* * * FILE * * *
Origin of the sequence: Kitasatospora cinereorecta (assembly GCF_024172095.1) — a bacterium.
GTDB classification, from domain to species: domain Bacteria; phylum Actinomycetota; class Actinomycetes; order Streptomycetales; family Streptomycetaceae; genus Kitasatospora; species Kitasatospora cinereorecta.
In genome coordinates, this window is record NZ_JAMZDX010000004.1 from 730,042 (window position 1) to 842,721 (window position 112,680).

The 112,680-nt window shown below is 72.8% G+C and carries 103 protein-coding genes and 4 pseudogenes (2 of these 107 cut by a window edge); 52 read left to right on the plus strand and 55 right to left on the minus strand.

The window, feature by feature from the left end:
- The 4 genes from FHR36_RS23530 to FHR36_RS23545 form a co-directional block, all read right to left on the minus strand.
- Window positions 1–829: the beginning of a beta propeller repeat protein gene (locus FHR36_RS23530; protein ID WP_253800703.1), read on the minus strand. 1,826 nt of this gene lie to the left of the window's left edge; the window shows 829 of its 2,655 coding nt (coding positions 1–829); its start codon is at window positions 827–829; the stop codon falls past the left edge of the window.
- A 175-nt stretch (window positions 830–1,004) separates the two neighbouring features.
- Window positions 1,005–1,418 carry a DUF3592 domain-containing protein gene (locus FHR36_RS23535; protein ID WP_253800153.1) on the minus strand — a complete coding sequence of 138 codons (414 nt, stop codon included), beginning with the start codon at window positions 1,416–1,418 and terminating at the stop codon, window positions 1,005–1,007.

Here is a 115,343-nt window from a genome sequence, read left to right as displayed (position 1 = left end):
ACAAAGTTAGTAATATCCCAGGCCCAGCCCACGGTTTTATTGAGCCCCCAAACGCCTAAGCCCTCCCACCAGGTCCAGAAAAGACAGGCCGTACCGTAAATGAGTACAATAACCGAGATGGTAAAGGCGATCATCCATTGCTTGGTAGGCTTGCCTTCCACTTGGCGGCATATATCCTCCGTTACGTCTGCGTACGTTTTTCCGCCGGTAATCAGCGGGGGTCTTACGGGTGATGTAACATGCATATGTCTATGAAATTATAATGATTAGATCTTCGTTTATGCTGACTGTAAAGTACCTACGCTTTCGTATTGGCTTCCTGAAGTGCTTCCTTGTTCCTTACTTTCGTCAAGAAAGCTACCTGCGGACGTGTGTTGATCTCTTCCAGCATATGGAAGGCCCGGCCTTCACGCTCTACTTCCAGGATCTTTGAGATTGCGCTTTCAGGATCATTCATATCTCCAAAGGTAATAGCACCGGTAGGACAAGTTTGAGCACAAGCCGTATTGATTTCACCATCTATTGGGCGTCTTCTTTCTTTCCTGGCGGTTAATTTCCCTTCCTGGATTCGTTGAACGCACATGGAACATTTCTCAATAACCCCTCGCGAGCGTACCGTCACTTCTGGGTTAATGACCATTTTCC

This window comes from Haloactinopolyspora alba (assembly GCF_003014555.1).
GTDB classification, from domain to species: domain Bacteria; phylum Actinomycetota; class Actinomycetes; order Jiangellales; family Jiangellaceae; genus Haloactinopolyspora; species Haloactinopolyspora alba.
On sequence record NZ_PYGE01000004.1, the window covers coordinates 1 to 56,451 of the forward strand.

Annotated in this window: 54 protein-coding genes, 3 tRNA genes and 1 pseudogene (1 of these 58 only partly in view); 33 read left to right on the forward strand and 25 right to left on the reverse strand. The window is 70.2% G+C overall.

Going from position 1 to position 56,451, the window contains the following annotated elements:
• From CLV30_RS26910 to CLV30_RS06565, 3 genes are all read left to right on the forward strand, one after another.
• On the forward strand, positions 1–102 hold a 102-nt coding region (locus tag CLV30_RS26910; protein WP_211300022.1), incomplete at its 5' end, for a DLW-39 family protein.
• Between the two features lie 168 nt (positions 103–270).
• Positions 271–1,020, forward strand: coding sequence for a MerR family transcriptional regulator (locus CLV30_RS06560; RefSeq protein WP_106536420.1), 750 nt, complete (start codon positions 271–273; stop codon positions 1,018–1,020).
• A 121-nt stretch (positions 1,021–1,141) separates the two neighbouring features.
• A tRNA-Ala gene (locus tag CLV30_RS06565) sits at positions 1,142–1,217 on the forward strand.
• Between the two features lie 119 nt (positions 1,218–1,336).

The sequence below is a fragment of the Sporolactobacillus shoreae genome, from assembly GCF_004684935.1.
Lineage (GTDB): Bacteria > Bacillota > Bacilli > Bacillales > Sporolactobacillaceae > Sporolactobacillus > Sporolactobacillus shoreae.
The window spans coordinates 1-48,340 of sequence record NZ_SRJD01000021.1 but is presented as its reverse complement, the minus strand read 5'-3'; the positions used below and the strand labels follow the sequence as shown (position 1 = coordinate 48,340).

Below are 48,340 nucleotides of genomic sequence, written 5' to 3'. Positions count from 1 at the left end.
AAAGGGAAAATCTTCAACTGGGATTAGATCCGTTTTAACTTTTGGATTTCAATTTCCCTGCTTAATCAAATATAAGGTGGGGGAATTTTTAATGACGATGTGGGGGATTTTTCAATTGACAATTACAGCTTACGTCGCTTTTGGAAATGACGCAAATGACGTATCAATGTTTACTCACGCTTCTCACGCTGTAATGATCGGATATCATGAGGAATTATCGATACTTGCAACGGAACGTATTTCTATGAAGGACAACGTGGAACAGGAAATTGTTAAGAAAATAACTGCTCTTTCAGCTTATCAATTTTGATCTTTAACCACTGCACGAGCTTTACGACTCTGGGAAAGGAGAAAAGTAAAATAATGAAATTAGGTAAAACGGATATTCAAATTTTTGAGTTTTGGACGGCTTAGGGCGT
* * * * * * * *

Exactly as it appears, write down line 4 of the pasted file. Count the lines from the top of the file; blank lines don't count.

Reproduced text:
The 112,680-nt window shown below is 72.8% G+C and carries 103 protein-coding genes and 4 pseudogenes (2 of these 107 cut by a window edge); 52 read left to right on the plus strand and 55 right to left on the minus strand.